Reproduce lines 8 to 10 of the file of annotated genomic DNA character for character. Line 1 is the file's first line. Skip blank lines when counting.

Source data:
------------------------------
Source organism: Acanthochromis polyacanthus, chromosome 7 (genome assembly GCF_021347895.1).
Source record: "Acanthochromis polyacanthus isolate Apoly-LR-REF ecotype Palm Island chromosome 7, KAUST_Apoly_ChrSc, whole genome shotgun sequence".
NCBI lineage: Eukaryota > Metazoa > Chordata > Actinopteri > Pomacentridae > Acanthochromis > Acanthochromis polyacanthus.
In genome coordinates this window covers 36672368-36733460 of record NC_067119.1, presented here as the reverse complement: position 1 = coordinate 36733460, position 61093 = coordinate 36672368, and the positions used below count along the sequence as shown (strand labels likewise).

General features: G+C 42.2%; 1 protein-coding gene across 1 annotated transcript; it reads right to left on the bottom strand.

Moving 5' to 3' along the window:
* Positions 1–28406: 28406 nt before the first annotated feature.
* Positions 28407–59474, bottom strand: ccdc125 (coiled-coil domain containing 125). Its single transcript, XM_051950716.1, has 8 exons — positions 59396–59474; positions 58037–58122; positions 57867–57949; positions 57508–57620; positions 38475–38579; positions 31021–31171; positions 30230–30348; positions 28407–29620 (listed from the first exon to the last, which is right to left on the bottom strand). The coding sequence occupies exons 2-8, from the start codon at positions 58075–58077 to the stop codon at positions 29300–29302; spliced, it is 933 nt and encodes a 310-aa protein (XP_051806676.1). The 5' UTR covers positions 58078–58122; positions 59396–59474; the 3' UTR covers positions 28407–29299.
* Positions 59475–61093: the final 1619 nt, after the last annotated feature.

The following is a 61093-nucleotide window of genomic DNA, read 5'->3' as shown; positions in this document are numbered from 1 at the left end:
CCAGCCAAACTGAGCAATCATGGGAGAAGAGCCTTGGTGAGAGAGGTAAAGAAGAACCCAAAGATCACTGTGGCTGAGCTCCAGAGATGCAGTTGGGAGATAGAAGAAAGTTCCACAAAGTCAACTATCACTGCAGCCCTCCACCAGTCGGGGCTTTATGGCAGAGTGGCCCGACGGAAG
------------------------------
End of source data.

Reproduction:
* Positions 28407–59474, bottom strand: ccdc125 (coiled-coil domain containing 125). Its single transcript, XM_051950716.1, has 8 exons — positions 59396–59474; positions 58037–58122; positions 57867–57949; positions 57508–57620; positions 38475–38579; positions 31021–31171; positions 30230–30348; positions 28407–29620 (listed from the first exon to the last, which is right to left on the bottom strand). The coding sequence occupies exons 2-8, from the start codon at positions 58075–58077 to the stop codon at positions 29300–29302; spliced, it is 933 nt and encodes a 310-aa protein (XP_051806676.1). The 5' UTR covers positions 58078–58122; positions 59396–59474; the 3' UTR covers positions 28407–29299.
* Positions 59475–61093: the final 1619 nt, after the last annotated feature.

The following is a 61093-nucleotide window of genomic DNA, read 5'->3' as shown; positions in this document are numbered from 1 at the left end: